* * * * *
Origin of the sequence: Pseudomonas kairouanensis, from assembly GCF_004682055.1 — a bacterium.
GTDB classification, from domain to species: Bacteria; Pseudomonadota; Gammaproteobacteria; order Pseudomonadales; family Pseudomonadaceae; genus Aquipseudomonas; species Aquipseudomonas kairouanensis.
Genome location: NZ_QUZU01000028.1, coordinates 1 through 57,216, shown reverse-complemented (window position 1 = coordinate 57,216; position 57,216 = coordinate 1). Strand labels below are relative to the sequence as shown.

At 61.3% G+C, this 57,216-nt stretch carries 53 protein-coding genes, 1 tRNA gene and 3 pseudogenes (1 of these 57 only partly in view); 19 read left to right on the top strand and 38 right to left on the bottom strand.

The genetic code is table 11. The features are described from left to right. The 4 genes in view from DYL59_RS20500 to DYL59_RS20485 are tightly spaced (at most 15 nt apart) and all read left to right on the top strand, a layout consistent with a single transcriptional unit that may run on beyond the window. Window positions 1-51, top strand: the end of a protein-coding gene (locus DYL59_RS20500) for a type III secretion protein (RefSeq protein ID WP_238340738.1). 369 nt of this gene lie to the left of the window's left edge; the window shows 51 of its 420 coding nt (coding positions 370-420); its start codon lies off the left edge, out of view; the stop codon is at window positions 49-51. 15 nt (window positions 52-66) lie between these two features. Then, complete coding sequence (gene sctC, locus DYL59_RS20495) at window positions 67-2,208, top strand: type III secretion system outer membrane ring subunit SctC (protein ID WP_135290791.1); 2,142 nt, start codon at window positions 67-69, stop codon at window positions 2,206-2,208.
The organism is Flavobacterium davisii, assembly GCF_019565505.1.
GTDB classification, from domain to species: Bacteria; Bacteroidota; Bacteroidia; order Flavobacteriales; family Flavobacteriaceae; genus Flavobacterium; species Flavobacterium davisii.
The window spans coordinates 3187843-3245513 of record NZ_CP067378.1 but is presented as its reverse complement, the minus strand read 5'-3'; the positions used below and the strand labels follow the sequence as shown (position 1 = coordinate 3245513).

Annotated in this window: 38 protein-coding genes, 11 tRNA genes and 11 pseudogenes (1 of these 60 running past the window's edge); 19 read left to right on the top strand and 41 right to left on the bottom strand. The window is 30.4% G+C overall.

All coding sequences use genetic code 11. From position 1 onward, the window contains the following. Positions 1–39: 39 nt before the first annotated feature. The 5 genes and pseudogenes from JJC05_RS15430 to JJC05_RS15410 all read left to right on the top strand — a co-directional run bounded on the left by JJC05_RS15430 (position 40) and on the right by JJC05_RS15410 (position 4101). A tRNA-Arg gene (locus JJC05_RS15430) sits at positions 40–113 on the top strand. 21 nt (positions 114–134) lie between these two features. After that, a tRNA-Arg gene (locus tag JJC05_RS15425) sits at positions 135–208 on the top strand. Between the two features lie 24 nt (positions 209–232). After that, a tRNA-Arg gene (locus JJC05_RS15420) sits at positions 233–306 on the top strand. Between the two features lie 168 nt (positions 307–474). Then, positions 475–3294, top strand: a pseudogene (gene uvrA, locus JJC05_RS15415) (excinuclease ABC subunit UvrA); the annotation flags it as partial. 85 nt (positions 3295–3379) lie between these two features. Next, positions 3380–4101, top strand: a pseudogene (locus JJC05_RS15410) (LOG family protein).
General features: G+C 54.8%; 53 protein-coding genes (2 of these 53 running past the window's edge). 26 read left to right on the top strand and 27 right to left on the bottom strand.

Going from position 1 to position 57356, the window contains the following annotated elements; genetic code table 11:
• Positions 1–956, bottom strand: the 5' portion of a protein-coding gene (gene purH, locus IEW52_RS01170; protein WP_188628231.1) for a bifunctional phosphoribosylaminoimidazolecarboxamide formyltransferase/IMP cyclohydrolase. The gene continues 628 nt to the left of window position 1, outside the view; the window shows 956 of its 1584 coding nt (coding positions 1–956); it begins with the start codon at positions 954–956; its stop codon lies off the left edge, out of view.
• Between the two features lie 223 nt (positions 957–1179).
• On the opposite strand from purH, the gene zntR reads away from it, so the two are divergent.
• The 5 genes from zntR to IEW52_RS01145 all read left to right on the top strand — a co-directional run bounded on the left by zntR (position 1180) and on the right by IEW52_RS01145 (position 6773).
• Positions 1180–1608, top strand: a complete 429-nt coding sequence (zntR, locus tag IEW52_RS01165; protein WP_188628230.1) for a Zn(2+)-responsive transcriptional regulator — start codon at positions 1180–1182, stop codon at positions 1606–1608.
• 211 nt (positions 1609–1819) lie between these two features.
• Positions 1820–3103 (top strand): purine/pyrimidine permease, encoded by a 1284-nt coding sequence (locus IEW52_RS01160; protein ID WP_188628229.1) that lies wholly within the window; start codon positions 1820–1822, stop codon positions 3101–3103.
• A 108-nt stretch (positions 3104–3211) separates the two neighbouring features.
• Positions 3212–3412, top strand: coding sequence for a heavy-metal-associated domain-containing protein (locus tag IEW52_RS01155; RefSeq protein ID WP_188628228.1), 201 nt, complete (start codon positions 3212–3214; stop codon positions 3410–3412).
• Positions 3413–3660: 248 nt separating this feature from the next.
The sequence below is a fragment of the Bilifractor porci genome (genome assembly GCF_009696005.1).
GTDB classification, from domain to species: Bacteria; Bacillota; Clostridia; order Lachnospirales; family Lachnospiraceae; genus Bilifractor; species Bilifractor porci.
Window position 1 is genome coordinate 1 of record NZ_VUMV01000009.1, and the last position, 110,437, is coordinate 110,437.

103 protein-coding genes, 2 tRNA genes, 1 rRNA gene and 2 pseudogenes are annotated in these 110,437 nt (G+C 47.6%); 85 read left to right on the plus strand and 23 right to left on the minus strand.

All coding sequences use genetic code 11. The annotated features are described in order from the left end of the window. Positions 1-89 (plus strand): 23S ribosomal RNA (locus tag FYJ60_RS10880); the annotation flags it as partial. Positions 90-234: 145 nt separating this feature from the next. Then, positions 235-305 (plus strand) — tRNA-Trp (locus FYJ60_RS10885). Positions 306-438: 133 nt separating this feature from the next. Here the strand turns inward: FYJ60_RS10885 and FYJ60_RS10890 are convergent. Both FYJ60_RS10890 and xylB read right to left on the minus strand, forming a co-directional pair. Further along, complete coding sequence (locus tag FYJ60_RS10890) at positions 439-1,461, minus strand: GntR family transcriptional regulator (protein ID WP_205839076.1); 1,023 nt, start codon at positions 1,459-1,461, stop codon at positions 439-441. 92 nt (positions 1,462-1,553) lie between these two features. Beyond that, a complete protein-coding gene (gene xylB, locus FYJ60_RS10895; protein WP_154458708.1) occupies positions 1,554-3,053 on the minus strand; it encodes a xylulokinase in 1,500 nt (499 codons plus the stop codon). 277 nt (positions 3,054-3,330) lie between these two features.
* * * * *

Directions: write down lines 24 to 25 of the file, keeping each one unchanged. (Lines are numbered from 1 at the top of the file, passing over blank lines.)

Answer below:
GTDB classification, from domain to species: Bacteria; Bacillota; Clostridia; order Lachnospirales; family Lachnospiraceae; genus Bilifractor; species Bilifractor porci.
Window position 1 is genome coordinate 1 of record NZ_VUMV01000009.1, and the last position, 110,437, is coordinate 110,437.